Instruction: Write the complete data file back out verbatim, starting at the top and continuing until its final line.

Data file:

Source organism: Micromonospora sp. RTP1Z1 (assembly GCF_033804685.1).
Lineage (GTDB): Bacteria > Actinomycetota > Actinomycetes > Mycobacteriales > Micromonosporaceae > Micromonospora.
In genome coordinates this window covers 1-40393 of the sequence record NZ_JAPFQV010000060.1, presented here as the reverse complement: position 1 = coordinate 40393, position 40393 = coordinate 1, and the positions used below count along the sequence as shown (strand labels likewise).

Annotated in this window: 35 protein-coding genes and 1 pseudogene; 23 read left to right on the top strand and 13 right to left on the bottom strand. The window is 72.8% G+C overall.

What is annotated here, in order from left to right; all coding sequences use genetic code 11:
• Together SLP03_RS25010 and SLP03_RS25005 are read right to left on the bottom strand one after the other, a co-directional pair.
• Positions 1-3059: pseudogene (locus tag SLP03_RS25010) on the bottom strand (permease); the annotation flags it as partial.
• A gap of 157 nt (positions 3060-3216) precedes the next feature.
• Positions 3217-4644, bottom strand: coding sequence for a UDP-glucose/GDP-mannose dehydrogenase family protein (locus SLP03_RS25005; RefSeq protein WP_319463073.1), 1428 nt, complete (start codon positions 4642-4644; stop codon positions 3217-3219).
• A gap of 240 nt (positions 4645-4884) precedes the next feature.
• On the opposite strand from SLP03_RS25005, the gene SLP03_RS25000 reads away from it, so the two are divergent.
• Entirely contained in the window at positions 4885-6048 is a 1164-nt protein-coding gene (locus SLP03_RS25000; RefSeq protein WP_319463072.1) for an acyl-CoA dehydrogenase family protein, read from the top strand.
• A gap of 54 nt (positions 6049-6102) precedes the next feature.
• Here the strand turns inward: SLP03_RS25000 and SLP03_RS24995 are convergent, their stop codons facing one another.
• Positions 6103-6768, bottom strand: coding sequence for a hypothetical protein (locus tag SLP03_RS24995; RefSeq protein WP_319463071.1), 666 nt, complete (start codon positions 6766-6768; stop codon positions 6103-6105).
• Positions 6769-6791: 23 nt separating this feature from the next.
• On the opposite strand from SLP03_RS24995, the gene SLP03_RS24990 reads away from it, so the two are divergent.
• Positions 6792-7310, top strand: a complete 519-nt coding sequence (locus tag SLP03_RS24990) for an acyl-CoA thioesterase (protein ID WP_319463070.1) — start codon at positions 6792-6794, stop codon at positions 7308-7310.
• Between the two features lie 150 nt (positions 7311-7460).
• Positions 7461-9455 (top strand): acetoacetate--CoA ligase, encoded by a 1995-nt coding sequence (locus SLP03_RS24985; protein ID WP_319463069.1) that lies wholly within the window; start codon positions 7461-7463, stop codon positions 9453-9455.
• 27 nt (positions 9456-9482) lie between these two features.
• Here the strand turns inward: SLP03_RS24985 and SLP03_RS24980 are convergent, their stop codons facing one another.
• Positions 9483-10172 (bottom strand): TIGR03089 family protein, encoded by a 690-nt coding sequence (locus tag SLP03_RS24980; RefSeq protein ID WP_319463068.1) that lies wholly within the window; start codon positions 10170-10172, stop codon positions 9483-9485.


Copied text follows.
Source organism: Micromonospora sp. RTP1Z1 (assembly GCF_033804685.1).
Lineage (GTDB): Bacteria > Actinomycetota > Actinomycetes > Mycobacteriales > Micromonosporaceae > Micromonospora.
In genome coordinates this window covers 1-40393 of the sequence record NZ_JAPFQV010000060.1, presented here as the reverse complement: position 1 = coordinate 40393, position 40393 = coordinate 1, and the positions used below count along the sequence as shown (strand labels likewise).

Annotated in this window: 35 protein-coding genes and 1 pseudogene; 23 read left to right on the top strand and 13 right to left on the bottom strand. The window is 72.8% G+C overall.

What is annotated here, in order from left to right; all coding sequences use genetic code 11:
• Together SLP03_RS25010 and SLP03_RS25005 are read right to left on the bottom strand one after the other, a co-directional pair.
• Positions 1-3059: pseudogene (locus tag SLP03_RS25010) on the bottom strand (permease); the annotation flags it as partial.
• A gap of 157 nt (positions 3060-3216) precedes the next feature.
• Positions 3217-4644, bottom strand: coding sequence for a UDP-glucose/GDP-mannose dehydrogenase family protein (locus SLP03_RS25005; RefSeq protein WP_319463073.1), 1428 nt, complete (start codon positions 4642-4644; stop codon positions 3217-3219).
• A gap of 240 nt (positions 4645-4884) precedes the next feature.
• On the opposite strand from SLP03_RS25005, the gene SLP03_RS25000 reads away from it, so the two are divergent.
• Entirely contained in the window at positions 4885-6048 is a 1164-nt protein-coding gene (locus SLP03_RS25000; RefSeq protein WP_319463072.1) for an acyl-CoA dehydrogenase family protein, read from the top strand.
• A gap of 54 nt (positions 6049-6102) precedes the next feature.
• Here the strand turns inward: SLP03_RS25000 and SLP03_RS24995 are convergent, their stop codons facing one another.
• Positions 6103-6768, bottom strand: coding sequence for a hypothetical protein (locus tag SLP03_RS24995; RefSeq protein WP_319463071.1), 666 nt, complete (start codon positions 6766-6768; stop codon positions 6103-6105).
• Positions 6769-6791: 23 nt separating this feature from the next.
• On the opposite strand from SLP03_RS24995, the gene SLP03_RS24990 reads away from it, so the two are divergent.
• Positions 6792-7310, top strand: a complete 519-nt coding sequence (locus tag SLP03_RS24990) for an acyl-CoA thioesterase (protein ID WP_319463070.1) — start codon at positions 6792-6794, stop codon at positions 7308-7310.
• Between the two features lie 150 nt (positions 7311-7460).
• Positions 7461-9455 (top strand): acetoacetate--CoA ligase, encoded by a 1995-nt coding sequence (locus SLP03_RS24985; protein ID WP_319463069.1) that lies wholly within the window; start codon positions 7461-7463, stop codon positions 9453-9455.
• 27 nt (positions 9456-9482) lie between these two features.
• Here the strand turns inward: SLP03_RS24985 and SLP03_RS24980 are convergent, their stop codons facing one another.
• Positions 9483-10172 (bottom strand): TIGR03089 family protein, encoded by a 690-nt coding sequence (locus tag SLP03_RS24980; RefSeq protein ID WP_319463068.1) that lies wholly within the window; start codon positions 10170-10172, stop codon positions 9483-9485.